British Gov cleared of sexing up WMD claim

Discussion in 'Middle East - General' started by Sabir, Jan 28, 2004.

  1. Sabir

    Sabir Guest

    The British government has been cleared of sexing up the WMD claims.

    BBC heavily criticised.
  2. Lefty Wilbury

    Lefty Wilbury Active Member

    Nov 4, 2003
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    BBC chairman quits over Hutton

    Davies is writing to the prime minister to resign
    BBC chairman Gavyn Davies has resigned in the wake of Lord Hutton's criticisms of the corporation's reports.

    Mr Davies told the corporation's governors of his decision as they met at 1700 GMT.

    It comes after Lord Hutton said the suggestion in BBC reports that the government "sexed up" its dossier on Iraq's weapons with unreliable intelligence was "unfounded".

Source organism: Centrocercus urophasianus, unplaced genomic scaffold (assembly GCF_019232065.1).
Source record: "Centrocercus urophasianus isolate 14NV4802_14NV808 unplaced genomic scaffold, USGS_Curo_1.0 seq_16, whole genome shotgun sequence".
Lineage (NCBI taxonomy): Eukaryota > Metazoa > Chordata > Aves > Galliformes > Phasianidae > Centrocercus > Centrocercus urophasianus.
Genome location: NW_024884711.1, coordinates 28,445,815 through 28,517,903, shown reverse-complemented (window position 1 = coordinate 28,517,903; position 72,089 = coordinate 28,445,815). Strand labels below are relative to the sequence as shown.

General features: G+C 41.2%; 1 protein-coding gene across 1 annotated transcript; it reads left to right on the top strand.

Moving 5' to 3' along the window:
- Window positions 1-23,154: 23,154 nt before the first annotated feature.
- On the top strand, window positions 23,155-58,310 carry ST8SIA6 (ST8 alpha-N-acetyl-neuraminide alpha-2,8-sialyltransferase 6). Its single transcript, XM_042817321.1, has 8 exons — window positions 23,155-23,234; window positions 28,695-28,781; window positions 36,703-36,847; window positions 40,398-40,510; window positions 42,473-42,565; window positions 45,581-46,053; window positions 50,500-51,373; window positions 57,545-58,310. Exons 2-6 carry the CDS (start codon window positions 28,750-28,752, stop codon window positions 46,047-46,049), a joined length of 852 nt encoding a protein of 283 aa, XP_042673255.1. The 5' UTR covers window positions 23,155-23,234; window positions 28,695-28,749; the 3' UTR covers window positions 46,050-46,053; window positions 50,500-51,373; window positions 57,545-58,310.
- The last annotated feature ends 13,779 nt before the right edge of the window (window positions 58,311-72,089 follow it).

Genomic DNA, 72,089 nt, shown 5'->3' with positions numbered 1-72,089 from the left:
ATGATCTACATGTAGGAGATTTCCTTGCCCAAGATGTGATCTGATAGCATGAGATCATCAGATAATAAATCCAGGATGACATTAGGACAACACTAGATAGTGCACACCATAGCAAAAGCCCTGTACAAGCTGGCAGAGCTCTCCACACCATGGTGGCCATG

And he criticised "defective" BBC editorial processes over defence correspondent Andrew Gilligan's broadcasts of the claims on the Today programme.

    Announcing his resignation, Mr Davies said the people at the top of organisations should accept responsibility for their actions.

    "I have been brought up to believe that you cannot choose your own referee, and that the referee's decision is final," he said.

    He would be writing to the prime minister to tender his resignation with immediate effect.

    Lord Hutton also said he was satisfied Dr Kelly had killed himself after being named as the suspected source of the BBC's controversial weapons dossier story.

    Prime Minister Tony Blair said the report showed "the allegation that I or anybody else lied to the House or deliberately misled the country by falsifying intelligence of weapons of mass destruction is itself the real lie".